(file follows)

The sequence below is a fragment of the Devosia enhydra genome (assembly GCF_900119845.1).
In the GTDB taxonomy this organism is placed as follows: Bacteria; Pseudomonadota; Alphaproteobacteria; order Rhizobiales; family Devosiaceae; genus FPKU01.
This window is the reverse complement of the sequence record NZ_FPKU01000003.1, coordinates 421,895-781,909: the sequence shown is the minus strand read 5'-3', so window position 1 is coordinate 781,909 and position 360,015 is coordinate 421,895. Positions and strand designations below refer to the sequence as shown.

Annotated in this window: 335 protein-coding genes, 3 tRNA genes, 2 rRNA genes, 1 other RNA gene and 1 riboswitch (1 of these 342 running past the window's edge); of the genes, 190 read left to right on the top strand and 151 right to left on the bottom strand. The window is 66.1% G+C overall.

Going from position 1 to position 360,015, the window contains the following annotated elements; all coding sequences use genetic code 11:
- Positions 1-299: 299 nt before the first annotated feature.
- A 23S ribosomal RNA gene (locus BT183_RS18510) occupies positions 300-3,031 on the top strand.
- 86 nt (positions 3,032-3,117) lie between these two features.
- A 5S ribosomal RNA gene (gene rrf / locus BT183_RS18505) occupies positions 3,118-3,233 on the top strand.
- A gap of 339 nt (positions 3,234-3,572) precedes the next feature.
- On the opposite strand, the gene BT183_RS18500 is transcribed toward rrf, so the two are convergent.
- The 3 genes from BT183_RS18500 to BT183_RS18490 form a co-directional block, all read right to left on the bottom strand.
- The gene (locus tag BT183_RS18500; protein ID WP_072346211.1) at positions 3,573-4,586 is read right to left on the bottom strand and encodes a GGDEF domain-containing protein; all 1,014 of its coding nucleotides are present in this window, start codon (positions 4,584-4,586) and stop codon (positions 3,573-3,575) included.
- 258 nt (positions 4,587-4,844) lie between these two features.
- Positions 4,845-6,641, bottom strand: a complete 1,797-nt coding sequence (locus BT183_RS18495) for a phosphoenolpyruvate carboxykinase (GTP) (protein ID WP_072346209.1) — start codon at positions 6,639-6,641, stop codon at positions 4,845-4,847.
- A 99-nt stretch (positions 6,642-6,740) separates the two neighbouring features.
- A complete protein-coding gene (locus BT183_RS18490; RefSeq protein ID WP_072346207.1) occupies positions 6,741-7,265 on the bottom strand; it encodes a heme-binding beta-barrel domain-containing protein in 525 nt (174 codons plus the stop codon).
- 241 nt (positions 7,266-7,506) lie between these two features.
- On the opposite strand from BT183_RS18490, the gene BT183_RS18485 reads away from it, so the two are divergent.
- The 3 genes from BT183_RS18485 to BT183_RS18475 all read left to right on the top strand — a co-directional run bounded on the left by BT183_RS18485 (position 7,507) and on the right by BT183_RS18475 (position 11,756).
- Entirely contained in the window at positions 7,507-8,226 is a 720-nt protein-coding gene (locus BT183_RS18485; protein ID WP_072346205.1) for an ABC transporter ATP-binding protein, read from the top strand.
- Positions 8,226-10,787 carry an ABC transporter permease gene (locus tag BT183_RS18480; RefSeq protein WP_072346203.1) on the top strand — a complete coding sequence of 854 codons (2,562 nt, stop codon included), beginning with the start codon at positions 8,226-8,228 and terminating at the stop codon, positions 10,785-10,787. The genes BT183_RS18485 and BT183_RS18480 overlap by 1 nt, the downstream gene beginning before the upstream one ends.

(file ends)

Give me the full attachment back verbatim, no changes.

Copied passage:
The sequence below is a fragment of the Devosia enhydra genome (assembly GCF_900119845.1).
In the GTDB taxonomy this organism is placed as follows: Bacteria; Pseudomonadota; Alphaproteobacteria; order Rhizobiales; family Devosiaceae; genus FPKU01.
This window is the reverse complement of the sequence record NZ_FPKU01000003.1, coordinates 421,895-781,909: the sequence shown is the minus strand read 5'-3', so window position 1 is coordinate 781,909 and position 360,015 is coordinate 421,895. Positions and strand designations below refer to the sequence as shown.

Annotated in this window: 335 protein-coding genes, 3 tRNA genes, 2 rRNA genes, 1 other RNA gene and 1 riboswitch (1 of these 342 running past the window's edge); of the genes, 190 read left to right on the top strand and 151 right to left on the bottom strand. The window is 66.1% G+C overall.

Going from position 1 to position 360,015, the window contains the following annotated elements; all coding sequences use genetic code 11:
- Positions 1-299: 299 nt before the first annotated feature.
- A 23S ribosomal RNA gene (locus BT183_RS18510) occupies positions 300-3,031 on the top strand.
- 86 nt (positions 3,032-3,117) lie between these two features.
- A 5S ribosomal RNA gene (gene rrf / locus BT183_RS18505) occupies positions 3,118-3,233 on the top strand.
- A gap of 339 nt (positions 3,234-3,572) precedes the next feature.
- On the opposite strand, the gene BT183_RS18500 is transcribed toward rrf, so the two are convergent.
- The 3 genes from BT183_RS18500 to BT183_RS18490 form a co-directional block, all read right to left on the bottom strand.
- The gene (locus tag BT183_RS18500; protein ID WP_072346211.1) at positions 3,573-4,586 is read right to left on the bottom strand and encodes a GGDEF domain-containing protein; all 1,014 of its coding nucleotides are present in this window, start codon (positions 4,584-4,586) and stop codon (positions 3,573-3,575) included.
- 258 nt (positions 4,587-4,844) lie between these two features.
- Positions 4,845-6,641, bottom strand: a complete 1,797-nt coding sequence (locus BT183_RS18495) for a phosphoenolpyruvate carboxykinase (GTP) (protein ID WP_072346209.1) — start codon at positions 6,639-6,641, stop codon at positions 4,845-4,847.
- A 99-nt stretch (positions 6,642-6,740) separates the two neighbouring features.
- A complete protein-coding gene (locus BT183_RS18490; RefSeq protein ID WP_072346207.1) occupies positions 6,741-7,265 on the bottom strand; it encodes a heme-binding beta-barrel domain-containing protein in 525 nt (174 codons plus the stop codon).
- 241 nt (positions 7,266-7,506) lie between these two features.
- On the opposite strand from BT183_RS18490, the gene BT183_RS18485 reads away from it, so the two are divergent.
- The 3 genes from BT183_RS18485 to BT183_RS18475 all read left to right on the top strand — a co-directional run bounded on the left by BT183_RS18485 (position 7,507) and on the right by BT183_RS18475 (position 11,756).
- Entirely contained in the window at positions 7,507-8,226 is a 720-nt protein-coding gene (locus BT183_RS18485; protein ID WP_072346205.1) for an ABC transporter ATP-binding protein, read from the top strand.
- Positions 8,226-10,787 carry an ABC transporter permease gene (locus tag BT183_RS18480; RefSeq protein WP_072346203.1) on the top strand — a complete coding sequence of 854 codons (2,562 nt, stop codon included), beginning with the start codon at positions 8,226-8,228 and terminating at the stop codon, positions 10,785-10,787. The genes BT183_RS18485 and BT183_RS18480 overlap by 1 nt, the downstream gene beginning before the upstream one ends.